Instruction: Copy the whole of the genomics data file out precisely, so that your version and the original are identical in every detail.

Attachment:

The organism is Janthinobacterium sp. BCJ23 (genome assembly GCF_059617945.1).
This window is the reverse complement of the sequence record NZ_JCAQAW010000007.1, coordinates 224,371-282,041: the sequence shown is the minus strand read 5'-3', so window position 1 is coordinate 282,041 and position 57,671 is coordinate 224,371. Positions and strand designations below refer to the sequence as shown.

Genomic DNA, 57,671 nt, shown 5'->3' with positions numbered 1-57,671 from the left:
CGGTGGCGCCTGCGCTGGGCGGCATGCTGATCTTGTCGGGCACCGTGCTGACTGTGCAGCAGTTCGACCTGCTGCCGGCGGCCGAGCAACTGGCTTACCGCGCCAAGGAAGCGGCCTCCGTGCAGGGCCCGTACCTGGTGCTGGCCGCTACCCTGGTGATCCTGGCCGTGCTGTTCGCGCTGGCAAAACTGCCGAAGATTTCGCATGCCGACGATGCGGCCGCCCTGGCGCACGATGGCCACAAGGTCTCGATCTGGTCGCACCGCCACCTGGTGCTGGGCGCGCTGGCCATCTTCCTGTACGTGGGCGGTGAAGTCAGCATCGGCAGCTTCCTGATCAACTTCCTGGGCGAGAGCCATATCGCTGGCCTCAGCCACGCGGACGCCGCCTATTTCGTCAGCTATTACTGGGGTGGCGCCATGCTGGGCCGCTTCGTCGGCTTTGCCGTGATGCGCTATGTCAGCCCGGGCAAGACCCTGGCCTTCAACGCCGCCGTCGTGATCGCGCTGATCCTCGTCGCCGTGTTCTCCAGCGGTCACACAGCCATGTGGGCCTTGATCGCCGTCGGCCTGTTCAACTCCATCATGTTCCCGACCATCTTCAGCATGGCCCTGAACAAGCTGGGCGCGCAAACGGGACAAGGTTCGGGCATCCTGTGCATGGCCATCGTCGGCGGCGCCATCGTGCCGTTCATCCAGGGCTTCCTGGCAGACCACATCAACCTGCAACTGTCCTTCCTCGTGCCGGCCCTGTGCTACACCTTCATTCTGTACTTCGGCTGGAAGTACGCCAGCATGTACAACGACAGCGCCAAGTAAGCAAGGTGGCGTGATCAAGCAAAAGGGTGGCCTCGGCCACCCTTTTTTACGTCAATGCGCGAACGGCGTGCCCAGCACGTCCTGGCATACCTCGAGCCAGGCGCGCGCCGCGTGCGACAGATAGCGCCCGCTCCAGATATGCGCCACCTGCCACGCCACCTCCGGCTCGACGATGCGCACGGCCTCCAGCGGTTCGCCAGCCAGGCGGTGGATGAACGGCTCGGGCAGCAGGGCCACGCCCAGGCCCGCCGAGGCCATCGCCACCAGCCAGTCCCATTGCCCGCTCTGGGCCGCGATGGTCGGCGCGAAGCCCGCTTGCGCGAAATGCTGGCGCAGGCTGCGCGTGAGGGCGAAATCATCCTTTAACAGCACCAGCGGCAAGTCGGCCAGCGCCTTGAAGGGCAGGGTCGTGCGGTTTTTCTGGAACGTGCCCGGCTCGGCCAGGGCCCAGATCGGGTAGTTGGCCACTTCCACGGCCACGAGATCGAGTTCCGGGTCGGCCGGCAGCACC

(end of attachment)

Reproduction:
The organism is Janthinobacterium sp. BCJ23 (genome assembly GCF_059617945.1).
This window is the reverse complement of the sequence record NZ_JCAQAW010000007.1, coordinates 224,371-282,041: the sequence shown is the minus strand read 5'-3', so window position 1 is coordinate 282,041 and position 57,671 is coordinate 224,371. Positions and strand designations below refer to the sequence as shown.

Genomic DNA, 57,671 nt, shown 5'->3' with positions numbered 1-57,671 from the left:
CGGTGGCGCCTGCGCTGGGCGGCATGCTGATCTTGTCGGGCACCGTGCTGACTGTGCAGCAGTTCGACCTGCTGCCGGCGGCCGAGCAACTGGCTTACCGCGCCAAGGAAGCGGCCTCCGTGCAGGGCCCGTACCTGGTGCTGGCCGCTACCCTGGTGATCCTGGCCGTGCTGTTCGCGCTGGCAAAACTGCCGAAGATTTCGCATGCCGACGATGCGGCCGCCCTGGCGCACGATGGCCACAAGGTCTCGATCTGGTCGCACCGCCACCTGGTGCTGGGCGCGCTGGCCATCTTCCTGTACGTGGGCGGTGAAGTCAGCATCGGCAGCTTCCTGATCAACTTCCTGGGCGAGAGCCATATCGCTGGCCTCAGCCACGCGGACGCCGCCTATTTCGTCAGCTATTACTGGGGTGGCGCCATGCTGGGCCGCTTCGTCGGCTTTGCCGTGATGCGCTATGTCAGCCCGGGCAAGACCCTGGCCTTCAACGCCGCCGTCGTGATCGCGCTGATCCTCGTCGCCGTGTTCTCCAGCGGTCACACAGCCATGTGGGCCTTGATCGCCGTCGGCCTGTTCAACTCCATCATGTTCCCGACCATCTTCAGCATGGCCCTGAACAAGCTGGGCGCGCAAACGGGACAAGGTTCGGGCATCCTGTGCATGGCCATCGTCGGCGGCGCCATCGTGCCGTTCATCCAGGGCTTCCTGGCAGACCACATCAACCTGCAACTGTCCTTCCTCGTGCCGGCCCTGTGCTACACCTTCATTCTGTACTTCGGCTGGAAGTACGCCAGCATGTACAACGACAGCGCCAAGTAAGCAAGGTGGCGTGATCAAGCAAAAGGGTGGCCTCGGCCACCCTTTTTTACGTCAATGCGCGAACGGCGTGCCCAGCACGTCCTGGCATACCTCGAGCCAGGCGCGCGCCGCGTGCGACAGATAGCGCCCGCTCCAGATATGCGCCACCTGCCACGCCACCTCCGGCTCGACGATGCGCACGGCCTCCAGCGGTTCGCCAGCCAGGCGGTGGATGAACGGCTCGGGCAGCAGGGCCACGCCCAGGCCCGCCGAGGCCATCGCCACCAGCCAGTCCCATTGCCCGCTCTGGGCCGCGATGGTCGGCGCGAAGCCCGCTTGCGCGAAATGCTGGCGCAGGCTGCGCGTGAGGGCGAAATCATCCTTTAACAGCACCAGCGGCAAGTCGGCCAGCGCCTTGAAGGGCAGGGTCGTGCGGTTTTTCTGGAACGTGCCCGGCTCGGCCAGGGCCCAGATCGGGTAGTTGGCCACTTCCACGGCCACGAGATCGAGTTCCGGGTCGGCCGGCAGCACC